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Visually Impaired Girl Cracks UPSC in First Attempt. Will Become IAS Officer.

Pranjal Patil, a 26-year-old visually-impaired Ulhasnagar resident, cleared the Union Public Service Commission (UPSC) exams this year, getting an All-India ranking of 773.

Visually Impaired Girl Cracks UPSC in First Attempt. Will Become IAS Officer.

She could not see with her eyes but that did not stop her from visualizing a dream and working hard to make it come true.
Pranjal Patil, a 26-year-old visually-impaired Ulhasnagar resident, cleared the Union Public Service Commission (UPSC) exams this year, getting an All-India ranking of 773.

Pranjal was just 6 years old when a student in her class hit one of her eyes with a pencil. After this, Pranjal lost vision in this eye. Doctors warned her parents that she might soon lose vision in the other eye too. And unfortunately, the warning proved to be right just after a year. But her parents never let her blindness come in the way of her education. They sent Pranjal to Smt. Kamla Mehta School for the Blind in Dadar, Mumbai. After passing Class 10 with flying colours, Pranjal also secured 85% in Class 12 and stood first in the Arts section of Chandibai College.

After this, she took admission in St. Xaviers College, Mumbai to do B.A.

“I used to travel everyday from Ulhasnagar to CST. Everyone used to help, sometimes to cross the road, sometimes to get into the train. But there were few who asked me why I was travelling alone so far and I should study in a college somewhere in Ulhasnagar itself. But I told them that I want to study only in this college and I am comfortable travelling every day for that,” Pranjal said in an interview to ABP Majha.

While doing her graduation, Pranjal and one of her friends read an article about the Indian Administrative Services (IAS) for the first time. She started to develop an interest in taking this up for a career and learnt more about the UPSC entrance exams. A secret dream of becoming an IAS officer took seed. But she wanted to do her best in what she was already doing and hence kept postponing her plans for UPSC.

After finishing her graduation, Pranjal did her MA from JNU, Delhi.


Image Source – India today

She was now ready to start working on her dream career. Pranjal started preparing for UPSC in 2015, along with pursuing her degree in MPhil. Technology played a big role here. She installed software called Job Access with Speech (JAWS), a computer screen reader program that allows blind and visually impaired users to read the screen either with a text-to-speech output or with a Refreshable Braille display.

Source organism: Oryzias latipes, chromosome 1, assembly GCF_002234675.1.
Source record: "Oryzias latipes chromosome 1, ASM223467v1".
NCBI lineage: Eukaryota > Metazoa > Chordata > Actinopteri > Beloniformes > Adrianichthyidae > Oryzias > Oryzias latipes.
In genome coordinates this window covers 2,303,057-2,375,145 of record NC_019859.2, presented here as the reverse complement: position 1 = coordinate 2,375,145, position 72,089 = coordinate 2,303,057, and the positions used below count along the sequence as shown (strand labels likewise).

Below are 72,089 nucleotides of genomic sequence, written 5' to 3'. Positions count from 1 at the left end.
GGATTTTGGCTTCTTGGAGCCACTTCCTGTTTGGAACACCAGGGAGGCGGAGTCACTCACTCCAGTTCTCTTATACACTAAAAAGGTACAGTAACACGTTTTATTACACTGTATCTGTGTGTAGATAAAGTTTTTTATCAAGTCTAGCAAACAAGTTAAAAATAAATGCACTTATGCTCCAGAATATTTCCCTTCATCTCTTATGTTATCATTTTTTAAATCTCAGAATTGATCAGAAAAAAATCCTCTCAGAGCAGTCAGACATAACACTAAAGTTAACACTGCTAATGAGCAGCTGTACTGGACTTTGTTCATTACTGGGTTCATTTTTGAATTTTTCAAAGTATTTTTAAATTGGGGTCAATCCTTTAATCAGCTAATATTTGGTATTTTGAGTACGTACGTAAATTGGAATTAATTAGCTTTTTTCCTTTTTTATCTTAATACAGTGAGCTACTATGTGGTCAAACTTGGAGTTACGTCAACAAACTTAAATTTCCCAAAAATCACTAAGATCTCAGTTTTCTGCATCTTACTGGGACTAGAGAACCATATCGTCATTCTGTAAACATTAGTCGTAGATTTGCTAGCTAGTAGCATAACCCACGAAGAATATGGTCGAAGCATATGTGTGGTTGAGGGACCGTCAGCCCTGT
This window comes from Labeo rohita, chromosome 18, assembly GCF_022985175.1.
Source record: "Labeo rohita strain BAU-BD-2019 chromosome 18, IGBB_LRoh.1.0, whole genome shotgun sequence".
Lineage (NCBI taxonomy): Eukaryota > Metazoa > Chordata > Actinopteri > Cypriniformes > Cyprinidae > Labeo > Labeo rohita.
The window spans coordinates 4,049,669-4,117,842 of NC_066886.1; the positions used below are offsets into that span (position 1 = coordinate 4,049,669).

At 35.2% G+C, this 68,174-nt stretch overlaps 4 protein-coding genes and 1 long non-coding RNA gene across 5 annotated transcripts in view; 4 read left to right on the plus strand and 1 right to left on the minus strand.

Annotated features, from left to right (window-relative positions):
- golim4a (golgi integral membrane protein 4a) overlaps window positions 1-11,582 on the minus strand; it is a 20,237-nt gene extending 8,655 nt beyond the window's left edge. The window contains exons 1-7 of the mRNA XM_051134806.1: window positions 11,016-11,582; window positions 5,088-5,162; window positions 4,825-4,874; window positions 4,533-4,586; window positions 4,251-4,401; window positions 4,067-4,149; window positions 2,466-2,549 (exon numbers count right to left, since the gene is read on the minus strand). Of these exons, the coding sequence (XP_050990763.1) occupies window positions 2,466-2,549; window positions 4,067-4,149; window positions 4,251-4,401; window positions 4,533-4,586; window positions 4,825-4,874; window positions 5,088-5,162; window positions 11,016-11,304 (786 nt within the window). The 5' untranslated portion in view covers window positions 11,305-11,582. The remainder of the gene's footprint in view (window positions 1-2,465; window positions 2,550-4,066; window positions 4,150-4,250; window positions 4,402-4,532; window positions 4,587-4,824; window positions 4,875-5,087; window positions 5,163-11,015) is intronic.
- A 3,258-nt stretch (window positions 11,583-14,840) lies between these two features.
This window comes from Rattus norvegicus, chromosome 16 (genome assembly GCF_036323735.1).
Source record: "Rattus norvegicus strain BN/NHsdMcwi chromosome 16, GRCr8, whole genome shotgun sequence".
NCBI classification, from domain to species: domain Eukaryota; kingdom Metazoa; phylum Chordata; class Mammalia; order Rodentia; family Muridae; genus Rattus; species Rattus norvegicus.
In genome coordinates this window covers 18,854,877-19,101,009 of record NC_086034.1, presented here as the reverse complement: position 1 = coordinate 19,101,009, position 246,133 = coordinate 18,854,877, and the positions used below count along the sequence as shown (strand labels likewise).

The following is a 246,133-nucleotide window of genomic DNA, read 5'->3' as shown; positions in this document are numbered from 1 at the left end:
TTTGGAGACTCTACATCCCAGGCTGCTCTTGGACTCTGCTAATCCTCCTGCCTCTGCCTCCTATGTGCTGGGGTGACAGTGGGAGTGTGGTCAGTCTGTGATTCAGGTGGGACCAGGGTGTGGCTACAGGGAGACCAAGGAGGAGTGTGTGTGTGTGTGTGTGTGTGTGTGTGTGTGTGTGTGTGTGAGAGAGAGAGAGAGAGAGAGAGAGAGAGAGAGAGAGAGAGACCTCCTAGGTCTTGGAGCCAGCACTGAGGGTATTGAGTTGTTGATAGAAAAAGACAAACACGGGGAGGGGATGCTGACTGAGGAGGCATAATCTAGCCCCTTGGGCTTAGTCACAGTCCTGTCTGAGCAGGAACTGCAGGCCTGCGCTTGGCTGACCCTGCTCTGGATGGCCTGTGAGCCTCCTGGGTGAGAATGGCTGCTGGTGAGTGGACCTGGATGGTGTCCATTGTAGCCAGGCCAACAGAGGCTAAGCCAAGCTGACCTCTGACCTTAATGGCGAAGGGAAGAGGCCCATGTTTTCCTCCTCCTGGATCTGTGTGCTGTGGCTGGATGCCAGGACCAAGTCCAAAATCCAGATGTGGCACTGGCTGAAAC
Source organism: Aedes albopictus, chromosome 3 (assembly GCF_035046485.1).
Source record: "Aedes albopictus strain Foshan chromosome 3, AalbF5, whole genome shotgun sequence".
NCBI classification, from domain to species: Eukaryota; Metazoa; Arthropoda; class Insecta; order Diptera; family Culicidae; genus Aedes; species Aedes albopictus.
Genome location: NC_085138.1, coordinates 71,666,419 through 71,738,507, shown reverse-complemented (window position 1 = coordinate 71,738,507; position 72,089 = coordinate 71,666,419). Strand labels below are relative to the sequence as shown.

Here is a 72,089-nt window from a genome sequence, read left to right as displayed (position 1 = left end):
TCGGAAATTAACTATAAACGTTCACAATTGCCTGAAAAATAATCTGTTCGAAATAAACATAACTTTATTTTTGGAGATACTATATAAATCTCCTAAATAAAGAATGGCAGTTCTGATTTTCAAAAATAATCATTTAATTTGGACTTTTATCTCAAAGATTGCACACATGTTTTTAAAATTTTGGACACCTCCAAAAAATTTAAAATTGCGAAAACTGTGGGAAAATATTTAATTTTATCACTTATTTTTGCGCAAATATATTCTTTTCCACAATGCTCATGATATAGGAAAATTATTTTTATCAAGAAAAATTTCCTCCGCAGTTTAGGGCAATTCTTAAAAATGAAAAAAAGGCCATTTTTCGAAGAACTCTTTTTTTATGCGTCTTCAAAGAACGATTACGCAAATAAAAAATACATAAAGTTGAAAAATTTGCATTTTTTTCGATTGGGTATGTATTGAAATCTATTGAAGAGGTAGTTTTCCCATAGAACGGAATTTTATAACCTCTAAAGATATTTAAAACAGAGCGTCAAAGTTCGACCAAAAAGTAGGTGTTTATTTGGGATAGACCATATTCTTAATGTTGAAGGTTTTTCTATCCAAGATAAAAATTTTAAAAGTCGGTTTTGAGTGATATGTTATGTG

“It was a long process. I had to get the books, get them scanned and then use JAWS to listen to them. I couldn’t use those hand-written notes which saves time as JAWS only reads printed documents,” said Pranjal.

The next challenge was to find a writer who could match her speed. And Vidushi was the perfect answer. The main exam paper is three hours long. People who have to write it with the help of a writer get four hours to finish.

“I had perfect tuning with Vidushi. She would scold me if I slowed down in the exam. It was like I uttered a word and it was on paper,” said Pranjal.

Married to Komal Singh Patil, a cable operator from Ozharkheda, Pranjal gives the entire credit for her success to the immense support from her parents, friends and husband.


Image Source – Prasar Bharti

Pranjal said she is proud of the fact that she attempted each and every question and maintained its quality too in this challenging exam. And she did it without help from coaching classes.

“Study was never a problem for me as I enjoy studying and learning new things each day. But disciplined study was an issue and so I did not take any coaching but went for a test series that disciplined my preparations,” said Pranjal.

Although Pranjal does not know as yet where she will be posted, this brave lady is full of determination and wants to be an inspiring officer. She believes every single individual is important for the betterment of the nation. Pranjal is highly inspired by the writings of Daisaku Ikeda, a Buddhist philosopher from Japan. She reads him every single day and this helps her believe nothing is impossible for her.

“Success doesn’t give inspiration; the struggle behind success gives you the inspiration. But success is important because only then people will be interested to know your struggle. The attitude and the approach to do something matters and each individual can become a building block for a beautiful society,” she concludes.

We wish a great future for this brave girl.

Featured image source – Loksatta

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